RALEIGH, N.C. (WNCN) — Among the documents and files that staff sift through, 100,000 cases make their way through the Wake County court system each year.

To say the 1980’s computer system that supports all of that is arcane would be an understatement.

“So as I’ve hired new people coming out of law school, coming out of school that are used to having grown up with a computer in their hand and they come in and you try to train them on this system, that literally for some of them is as old as twice their age, it’s been a challenge to try and keep people engaged and to be able to do the work using the system,” said Wake County District Attorney Lorrin Freeman (D).

The entire North Carolina court system is getting not just an upgrade, but a complete overhaul at a cost of more than $85 million dollars. However, before that happens the counties of Wake, Lee, Harnett and Johnston will pilot launch the eCourts program February 13.

But that comes after a delay of more than a year.

“It’s one of those things that as you start to roll out new technology you know there were just a number of points in time that we thought the system would be ready to go, that the technology just wasn’t up to where it needed to be in order to kind of push it out into the public,” said Freeman who co-chaired of the select committee that chose Tyler Technologies and their software program.

The North Carolina Administrative Office of the Courts oversees technology upgrades. The fact that glitches delayed the launch may not come as a surprise if you look at the company’s track record. Tyler Technologies has faced litigation and setbacks in multiple states.

Officials in Shelby County, Tennessee were hit with a lawsuit after inmates who’d posted bond weren’t released and people were allegedly rearrested after their warrants were cleared.

The California State Bar Association had to send out a notice after the public was able to access private case records.

The Superior Court of Santa Clara County, California sent out a notice after an issue with traffic tickets.

During a public meeting in the fall of 2021, local attorney Ben Garcia told the Lubbock County Commissioner’s Court “after sensitive data was made public, including dates of birth, driver’s license and socials, the family law cases were taken completely offline.”

Nearly a year later, Lubbock County President of the Lubbock Criminal Defense Lawyers Association Matt Morrow told CBS 17 sister station KAMC “Texas criminal procedure law requires that discovery be provided to an attorney in a criminal case as soon as possible. And it’s just not happening. That’s the big thing, we’re not getting things that we have to have that are really not hard to get: police reports, witness statements, body cam videos, things that are really very easy to get turned over that we’ve not had issues getting before.”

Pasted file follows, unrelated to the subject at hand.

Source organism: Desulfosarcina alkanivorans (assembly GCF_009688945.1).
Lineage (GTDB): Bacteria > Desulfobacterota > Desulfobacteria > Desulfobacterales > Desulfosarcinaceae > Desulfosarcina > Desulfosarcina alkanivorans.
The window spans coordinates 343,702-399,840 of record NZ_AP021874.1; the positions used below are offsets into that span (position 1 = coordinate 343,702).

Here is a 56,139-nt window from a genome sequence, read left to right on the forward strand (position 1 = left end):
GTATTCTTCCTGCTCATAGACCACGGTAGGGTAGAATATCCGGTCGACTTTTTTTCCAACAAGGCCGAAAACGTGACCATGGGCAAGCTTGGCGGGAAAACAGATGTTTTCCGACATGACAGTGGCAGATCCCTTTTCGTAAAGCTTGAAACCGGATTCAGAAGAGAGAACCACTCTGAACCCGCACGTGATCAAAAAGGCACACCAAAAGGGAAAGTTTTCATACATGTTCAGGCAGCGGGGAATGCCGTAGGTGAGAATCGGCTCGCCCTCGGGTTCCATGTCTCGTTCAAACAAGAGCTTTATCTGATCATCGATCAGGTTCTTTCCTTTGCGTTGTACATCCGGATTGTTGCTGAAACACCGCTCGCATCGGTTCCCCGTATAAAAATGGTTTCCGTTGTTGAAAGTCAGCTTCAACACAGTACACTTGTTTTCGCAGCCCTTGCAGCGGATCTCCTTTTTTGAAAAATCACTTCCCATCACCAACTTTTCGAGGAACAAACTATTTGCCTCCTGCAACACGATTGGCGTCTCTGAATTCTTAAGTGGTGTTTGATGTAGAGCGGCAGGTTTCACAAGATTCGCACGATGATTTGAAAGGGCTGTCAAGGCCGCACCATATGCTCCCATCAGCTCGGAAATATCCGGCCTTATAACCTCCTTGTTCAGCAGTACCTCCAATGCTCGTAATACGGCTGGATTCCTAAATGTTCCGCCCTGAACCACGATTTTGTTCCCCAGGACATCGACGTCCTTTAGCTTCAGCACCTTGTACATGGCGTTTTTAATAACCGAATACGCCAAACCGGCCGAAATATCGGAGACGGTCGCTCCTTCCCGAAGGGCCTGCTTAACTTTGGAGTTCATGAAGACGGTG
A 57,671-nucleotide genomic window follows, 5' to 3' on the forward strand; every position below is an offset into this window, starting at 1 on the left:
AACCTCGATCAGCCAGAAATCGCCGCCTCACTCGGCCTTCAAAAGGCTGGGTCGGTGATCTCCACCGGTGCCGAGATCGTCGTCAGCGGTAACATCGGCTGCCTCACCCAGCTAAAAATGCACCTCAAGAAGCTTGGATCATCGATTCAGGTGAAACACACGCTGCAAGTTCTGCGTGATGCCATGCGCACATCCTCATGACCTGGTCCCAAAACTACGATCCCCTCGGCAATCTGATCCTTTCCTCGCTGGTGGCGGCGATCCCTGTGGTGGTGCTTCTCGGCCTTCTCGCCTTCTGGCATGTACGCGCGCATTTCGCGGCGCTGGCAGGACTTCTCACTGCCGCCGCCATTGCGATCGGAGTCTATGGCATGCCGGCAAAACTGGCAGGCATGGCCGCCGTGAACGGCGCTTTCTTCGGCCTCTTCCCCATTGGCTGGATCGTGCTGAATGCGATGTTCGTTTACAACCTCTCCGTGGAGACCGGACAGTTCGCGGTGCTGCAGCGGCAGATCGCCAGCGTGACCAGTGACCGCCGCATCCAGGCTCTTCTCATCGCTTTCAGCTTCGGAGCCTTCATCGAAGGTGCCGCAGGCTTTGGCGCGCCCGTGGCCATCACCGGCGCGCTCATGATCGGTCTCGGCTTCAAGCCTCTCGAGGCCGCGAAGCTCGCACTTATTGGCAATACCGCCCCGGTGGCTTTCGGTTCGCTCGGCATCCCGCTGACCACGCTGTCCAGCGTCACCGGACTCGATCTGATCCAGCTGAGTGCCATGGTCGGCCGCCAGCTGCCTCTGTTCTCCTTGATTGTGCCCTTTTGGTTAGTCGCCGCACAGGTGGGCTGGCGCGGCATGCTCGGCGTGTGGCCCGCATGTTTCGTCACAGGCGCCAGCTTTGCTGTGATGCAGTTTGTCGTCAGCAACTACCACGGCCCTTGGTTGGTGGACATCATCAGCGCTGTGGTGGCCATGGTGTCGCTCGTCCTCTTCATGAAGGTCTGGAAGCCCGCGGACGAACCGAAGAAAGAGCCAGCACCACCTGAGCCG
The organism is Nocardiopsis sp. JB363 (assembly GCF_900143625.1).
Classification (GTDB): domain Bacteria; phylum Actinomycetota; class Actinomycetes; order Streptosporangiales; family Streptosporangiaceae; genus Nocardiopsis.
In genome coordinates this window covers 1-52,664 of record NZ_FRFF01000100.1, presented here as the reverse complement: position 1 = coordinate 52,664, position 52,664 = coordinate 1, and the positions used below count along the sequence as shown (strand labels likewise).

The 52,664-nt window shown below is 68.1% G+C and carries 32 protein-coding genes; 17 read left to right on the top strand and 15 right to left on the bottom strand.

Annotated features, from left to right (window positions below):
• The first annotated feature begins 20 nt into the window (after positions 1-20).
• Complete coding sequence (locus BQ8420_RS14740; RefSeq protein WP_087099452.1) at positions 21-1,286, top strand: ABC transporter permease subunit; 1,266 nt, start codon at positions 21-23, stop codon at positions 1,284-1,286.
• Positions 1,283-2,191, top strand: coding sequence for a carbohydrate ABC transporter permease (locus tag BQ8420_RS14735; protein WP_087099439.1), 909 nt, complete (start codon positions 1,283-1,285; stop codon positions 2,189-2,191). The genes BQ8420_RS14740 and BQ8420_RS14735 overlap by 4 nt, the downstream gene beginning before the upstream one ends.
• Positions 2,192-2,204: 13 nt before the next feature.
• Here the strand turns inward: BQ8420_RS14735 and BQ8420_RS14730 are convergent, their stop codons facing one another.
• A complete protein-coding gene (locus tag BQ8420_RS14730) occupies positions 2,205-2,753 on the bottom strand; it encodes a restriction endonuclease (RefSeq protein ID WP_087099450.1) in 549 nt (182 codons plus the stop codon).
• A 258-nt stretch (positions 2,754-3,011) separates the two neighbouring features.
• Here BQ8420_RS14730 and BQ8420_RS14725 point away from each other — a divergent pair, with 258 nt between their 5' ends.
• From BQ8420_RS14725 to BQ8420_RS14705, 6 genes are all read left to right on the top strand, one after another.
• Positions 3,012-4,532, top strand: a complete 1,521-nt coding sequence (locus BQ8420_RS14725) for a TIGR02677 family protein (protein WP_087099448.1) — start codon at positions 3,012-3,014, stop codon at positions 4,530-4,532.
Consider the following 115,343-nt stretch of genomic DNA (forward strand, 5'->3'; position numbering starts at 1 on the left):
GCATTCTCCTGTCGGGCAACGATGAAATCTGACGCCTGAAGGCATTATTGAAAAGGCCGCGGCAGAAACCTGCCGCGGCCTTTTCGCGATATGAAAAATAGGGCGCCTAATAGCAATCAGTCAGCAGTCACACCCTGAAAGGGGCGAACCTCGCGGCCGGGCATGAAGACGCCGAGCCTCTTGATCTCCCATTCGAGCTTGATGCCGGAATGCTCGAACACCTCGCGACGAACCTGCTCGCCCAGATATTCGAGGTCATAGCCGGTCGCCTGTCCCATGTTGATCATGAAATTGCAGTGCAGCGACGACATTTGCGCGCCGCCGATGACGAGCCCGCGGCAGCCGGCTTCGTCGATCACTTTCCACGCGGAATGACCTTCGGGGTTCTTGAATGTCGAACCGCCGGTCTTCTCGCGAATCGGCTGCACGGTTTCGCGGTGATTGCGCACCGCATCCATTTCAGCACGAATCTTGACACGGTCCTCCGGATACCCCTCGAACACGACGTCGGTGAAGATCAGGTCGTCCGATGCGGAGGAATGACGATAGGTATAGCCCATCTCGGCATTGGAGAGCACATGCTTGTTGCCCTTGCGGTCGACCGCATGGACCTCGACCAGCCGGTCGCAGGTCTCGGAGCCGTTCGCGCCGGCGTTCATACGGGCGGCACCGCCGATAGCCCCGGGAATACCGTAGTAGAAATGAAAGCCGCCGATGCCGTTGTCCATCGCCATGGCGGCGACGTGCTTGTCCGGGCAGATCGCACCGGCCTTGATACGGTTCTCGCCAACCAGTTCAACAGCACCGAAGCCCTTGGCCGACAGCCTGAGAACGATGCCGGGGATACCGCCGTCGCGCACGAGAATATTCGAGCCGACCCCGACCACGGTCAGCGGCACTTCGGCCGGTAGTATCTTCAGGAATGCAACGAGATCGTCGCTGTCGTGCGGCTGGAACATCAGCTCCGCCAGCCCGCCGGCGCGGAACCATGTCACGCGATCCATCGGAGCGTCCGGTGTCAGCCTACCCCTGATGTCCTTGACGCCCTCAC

District Attorney Freeman said issues like those in other states are part of the reason the pilot launch in North Carolina has been delayed.

“I think one of the reasons you’ve seen this delay is that every possible effort has been made to try to avoid those types of things. Certainly, we will be on high alert to see if we’re having those types of problems and to do what we can to fix them,” she said.

CBS 17 asked Tyler Technologies for an interview or written comment. The company spokesperson replied, “your best source of information regarding the implementations in North Carolina will be someone with the North Carolina Judicial Branch.”

In a Tuesday news release, NCAOC Director Judge Andrew T. Heath called it an “exciting time for the Judicial Branch and for those we serve.”

“The modernization of our courts from paper to digital will help us better serve North Carolinians who have business with the court and help us continue to ensure that justice is administered without favor, denial, or delay. We appreciate the public’s patience and cooperation during this historic transition,” Heath added.

Freeman said Tyler Technologies is providing on-site technical support in the first weeks of the launch. “I think the important thing is that people’s rights aren’t violated, that these cases are able to continue to move and that we are able to address those problems as quickly as possible. I think the resources that the state is putting here as far as boots on the ground, resources that Tyler Technologies is putting here as far as boots on the ground, certainly goes a long way in being able to address those issues, we’re just going to have to see how it goes,” Freeman said.

This is part one of an ongoing series. CBS 17 will continue to dig deeper into how and why Tyler Technologies was chosen, how the new system is funded and whether Tyler Technologies will be liable if any issues arise.